In addition to the legends of hacker feats based on the exploits of real life hackers, there are also stories that circulate through computer networks that are not connected to any person in particular. There are also stories that feature a semi-anonymous hacker, perhaps named, but not identifiable as a real person. It is a story of this type that I offer as an example of one of the most well known hacker legends. It is called The Story of Mel, A Real Programmer .
I first saw this story in 1984 when it was sent to me through email while I was a graduate student at Carnegie Mellon University. At the time it was not attributed to any author in particular, and was sent to me by a friend as a great story about the good old days of hackerdom. The story is told in the first person as the storyteller remembers an encounter with a True Hacker named Mel. This is, to my knowledge, the most widely circulated hacker legend on the Internet and is often pointed to as the best way to begin to understand the culture of the hacker. It is formated in free verse rather than justified prose and feels to my non-folklore-trained ears a bit like an epic poem in style.
I have since discovered that the story was first posted to a Usenet newsgroup on May 21, 1983. The author, Ed Nather, originally wrote and posted the story in prose format. At some point during its travels through the net it was modified into free verse form. It is this free verse form that is by far the most common form of the story as it continues to circulate through the Internet today.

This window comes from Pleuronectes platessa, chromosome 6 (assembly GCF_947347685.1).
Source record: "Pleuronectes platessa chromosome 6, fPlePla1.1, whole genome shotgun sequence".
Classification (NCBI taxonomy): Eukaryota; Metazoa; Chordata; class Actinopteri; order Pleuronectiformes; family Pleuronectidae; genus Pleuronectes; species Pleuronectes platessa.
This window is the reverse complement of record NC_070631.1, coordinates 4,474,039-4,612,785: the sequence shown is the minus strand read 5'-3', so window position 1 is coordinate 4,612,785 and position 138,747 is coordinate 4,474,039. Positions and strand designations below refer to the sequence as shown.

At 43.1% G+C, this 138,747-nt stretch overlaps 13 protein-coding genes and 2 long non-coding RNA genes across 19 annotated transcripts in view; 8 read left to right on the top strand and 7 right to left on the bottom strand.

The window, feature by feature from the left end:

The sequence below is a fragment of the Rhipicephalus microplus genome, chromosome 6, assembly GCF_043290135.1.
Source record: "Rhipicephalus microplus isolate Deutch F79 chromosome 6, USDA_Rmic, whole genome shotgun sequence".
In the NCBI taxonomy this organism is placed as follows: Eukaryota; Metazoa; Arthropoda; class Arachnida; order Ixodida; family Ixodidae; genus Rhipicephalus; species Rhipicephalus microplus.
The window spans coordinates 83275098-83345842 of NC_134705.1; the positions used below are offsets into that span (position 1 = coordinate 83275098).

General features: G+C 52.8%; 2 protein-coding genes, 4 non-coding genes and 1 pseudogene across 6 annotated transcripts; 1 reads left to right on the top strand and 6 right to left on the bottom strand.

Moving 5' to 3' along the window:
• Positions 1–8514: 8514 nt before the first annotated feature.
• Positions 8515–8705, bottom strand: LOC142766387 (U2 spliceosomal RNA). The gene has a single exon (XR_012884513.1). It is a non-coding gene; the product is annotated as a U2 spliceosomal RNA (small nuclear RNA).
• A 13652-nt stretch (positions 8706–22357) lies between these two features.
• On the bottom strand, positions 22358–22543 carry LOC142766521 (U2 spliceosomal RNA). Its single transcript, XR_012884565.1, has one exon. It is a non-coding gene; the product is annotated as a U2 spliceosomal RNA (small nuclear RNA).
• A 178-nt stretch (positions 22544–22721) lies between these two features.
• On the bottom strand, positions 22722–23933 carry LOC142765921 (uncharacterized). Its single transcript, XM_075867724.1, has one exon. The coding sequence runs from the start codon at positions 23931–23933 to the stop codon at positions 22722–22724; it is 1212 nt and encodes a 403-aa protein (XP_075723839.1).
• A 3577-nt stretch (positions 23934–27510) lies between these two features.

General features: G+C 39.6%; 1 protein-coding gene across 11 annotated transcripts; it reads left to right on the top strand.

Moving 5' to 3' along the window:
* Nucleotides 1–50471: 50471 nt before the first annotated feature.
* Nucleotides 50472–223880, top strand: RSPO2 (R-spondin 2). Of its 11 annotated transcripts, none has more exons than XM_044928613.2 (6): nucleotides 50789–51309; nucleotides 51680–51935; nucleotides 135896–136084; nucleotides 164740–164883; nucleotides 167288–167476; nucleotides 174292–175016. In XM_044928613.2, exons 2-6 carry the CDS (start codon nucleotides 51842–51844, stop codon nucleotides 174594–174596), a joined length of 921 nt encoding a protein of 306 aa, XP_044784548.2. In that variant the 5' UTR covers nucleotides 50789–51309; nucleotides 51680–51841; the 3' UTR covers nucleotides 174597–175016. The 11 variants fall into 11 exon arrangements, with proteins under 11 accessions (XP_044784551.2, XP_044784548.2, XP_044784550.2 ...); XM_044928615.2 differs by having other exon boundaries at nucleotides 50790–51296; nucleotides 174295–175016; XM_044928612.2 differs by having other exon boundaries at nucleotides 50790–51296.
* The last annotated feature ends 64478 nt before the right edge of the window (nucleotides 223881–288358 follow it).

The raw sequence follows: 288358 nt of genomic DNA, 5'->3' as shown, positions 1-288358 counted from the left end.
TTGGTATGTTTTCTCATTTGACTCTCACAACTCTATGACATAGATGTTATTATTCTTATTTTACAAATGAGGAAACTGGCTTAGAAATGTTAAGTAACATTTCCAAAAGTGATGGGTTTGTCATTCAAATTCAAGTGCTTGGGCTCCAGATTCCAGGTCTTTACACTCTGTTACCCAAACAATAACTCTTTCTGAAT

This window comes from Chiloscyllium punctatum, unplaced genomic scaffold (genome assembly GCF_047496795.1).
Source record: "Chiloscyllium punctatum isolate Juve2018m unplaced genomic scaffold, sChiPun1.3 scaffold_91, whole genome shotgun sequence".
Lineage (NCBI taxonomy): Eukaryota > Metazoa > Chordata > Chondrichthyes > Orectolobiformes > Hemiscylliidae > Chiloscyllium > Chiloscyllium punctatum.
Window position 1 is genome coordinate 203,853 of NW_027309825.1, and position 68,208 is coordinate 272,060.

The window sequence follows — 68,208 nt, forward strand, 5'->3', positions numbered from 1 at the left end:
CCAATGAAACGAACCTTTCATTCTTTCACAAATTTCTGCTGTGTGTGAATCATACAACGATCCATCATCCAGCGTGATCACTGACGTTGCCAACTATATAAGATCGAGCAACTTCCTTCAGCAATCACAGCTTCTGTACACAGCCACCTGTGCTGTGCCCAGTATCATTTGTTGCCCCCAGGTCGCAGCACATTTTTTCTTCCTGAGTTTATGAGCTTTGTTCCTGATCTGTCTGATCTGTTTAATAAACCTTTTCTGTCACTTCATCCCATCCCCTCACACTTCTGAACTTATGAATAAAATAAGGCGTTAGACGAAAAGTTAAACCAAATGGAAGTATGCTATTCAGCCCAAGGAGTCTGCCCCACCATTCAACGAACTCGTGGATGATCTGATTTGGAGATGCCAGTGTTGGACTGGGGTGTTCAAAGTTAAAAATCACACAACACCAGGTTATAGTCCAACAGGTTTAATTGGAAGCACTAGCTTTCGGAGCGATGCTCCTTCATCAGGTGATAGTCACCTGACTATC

The introduction to the story gives the motivation for the reminiscence as a rebuttal to an article that makes light of current academic thought in computer programming by asserting that ``Real Programmers write in FORTRAN.'' The actual article to which The Story of Mel refers is one published in the computer magazine Datamation in 1983 entitled ``Real Programmers Don't Use Pascal'' by Ed Post . Pascal is a computer language designed by Nicklaus Wirth to promote so-called structured programming, which forces the programmer into a logical system structure the makes the program easier to understand and debug . FORTRAN is a computer programming language designed for engineering and scientific code, and is one of the, if not the, oldest computer language still in wide use today. As such it is a fairly primitive language when compared to Pascal, and extremely primitive compared to an even more modern language. Constructs that are easily expressed in a modern programming language (like Java, for example) would require a hacker's skill to code in FORTRAN. The main point of The Story of Mel is that perhaps today's programmers think that programming in FORTRAN is hard, but if you look back just a little bit further you can find an example of a programmer who didn't even need FORTRAN to perform amazing feats. The first few stanzas set the stage for the story to follow:
A recent article devoted to the macho side of programming
made the bald and unvarnished statement:
Real Programmers write in FORTRAN.
Maybe they do now,
in this decadent era of
Lite beer, hand calculators, and ``user-friendly'' software
but back in the Good Old Days,
when the term ``software'' sounded funny
and Real Computers were made out of drums and vacuum tubes,
Real Programmers wrote in machine code.
Not FORTRAN. Not RATFOR. Not, even, assembly language.